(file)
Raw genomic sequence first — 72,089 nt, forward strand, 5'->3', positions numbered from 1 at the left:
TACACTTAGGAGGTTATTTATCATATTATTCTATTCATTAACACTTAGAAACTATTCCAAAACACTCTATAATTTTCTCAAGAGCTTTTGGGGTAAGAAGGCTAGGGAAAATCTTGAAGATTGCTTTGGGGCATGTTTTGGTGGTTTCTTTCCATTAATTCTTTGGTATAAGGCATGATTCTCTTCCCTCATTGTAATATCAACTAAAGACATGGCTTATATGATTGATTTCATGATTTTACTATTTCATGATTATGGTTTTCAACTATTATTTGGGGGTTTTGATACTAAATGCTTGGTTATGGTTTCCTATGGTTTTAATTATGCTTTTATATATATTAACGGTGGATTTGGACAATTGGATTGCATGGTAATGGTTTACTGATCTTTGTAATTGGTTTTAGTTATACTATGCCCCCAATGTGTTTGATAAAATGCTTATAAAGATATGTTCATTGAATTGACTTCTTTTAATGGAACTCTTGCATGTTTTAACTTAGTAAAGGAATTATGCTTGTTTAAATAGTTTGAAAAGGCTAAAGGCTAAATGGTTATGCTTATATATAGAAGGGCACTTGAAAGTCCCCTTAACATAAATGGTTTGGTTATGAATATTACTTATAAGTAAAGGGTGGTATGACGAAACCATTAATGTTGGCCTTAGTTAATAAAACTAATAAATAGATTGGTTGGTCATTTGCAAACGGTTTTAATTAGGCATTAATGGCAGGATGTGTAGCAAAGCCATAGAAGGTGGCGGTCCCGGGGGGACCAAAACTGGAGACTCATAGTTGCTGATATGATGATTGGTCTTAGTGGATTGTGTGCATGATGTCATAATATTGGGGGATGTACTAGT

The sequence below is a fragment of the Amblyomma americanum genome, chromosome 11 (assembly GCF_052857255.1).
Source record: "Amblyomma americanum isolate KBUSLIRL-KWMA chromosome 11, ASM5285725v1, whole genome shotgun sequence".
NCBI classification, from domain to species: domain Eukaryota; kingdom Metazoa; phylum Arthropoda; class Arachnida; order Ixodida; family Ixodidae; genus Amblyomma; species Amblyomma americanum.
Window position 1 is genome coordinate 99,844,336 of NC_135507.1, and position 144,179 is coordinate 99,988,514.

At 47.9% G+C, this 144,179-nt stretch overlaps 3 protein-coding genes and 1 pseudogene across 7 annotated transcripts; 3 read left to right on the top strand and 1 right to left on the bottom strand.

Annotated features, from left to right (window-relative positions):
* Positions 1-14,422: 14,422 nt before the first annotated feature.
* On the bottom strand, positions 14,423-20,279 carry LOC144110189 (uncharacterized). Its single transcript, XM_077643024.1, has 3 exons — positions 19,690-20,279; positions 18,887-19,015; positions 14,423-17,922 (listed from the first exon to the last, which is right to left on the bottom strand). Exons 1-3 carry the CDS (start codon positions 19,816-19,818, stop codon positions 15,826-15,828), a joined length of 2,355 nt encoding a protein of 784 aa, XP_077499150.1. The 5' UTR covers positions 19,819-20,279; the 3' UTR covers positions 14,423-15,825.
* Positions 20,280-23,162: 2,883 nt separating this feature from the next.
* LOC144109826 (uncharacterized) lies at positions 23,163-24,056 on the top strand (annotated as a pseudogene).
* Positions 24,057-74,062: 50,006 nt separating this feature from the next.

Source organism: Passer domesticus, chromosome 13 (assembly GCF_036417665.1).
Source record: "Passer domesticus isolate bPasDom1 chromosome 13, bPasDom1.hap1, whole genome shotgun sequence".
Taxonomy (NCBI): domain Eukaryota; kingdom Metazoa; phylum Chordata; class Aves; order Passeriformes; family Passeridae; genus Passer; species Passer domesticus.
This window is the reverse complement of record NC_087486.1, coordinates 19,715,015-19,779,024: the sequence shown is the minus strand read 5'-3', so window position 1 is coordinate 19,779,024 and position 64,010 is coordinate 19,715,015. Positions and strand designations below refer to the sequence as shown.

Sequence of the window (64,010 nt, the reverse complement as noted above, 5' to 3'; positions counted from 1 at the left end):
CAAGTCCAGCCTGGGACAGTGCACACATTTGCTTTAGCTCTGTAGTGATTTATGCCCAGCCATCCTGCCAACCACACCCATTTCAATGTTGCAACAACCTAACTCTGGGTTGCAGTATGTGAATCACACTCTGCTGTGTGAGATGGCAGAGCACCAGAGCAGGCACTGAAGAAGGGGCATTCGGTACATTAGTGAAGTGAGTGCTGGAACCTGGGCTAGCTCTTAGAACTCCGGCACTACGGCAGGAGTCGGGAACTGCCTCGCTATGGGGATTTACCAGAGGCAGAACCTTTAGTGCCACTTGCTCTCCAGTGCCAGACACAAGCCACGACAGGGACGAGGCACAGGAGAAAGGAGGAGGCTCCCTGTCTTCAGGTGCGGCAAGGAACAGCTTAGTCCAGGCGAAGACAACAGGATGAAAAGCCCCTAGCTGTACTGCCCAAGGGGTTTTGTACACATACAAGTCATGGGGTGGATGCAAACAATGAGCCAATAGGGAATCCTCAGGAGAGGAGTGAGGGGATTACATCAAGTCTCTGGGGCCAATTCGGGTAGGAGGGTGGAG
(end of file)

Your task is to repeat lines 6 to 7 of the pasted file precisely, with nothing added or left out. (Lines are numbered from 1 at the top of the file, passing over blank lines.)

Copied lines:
Window position 1 is genome coordinate 99,844,336 of NC_135507.1, and position 144,179 is coordinate 99,988,514.

At 47.9% G+C, this 144,179-nt stretch overlaps 3 protein-coding genes and 1 pseudogene across 7 annotated transcripts; 3 read left to right on the top strand and 1 right to left on the bottom strand.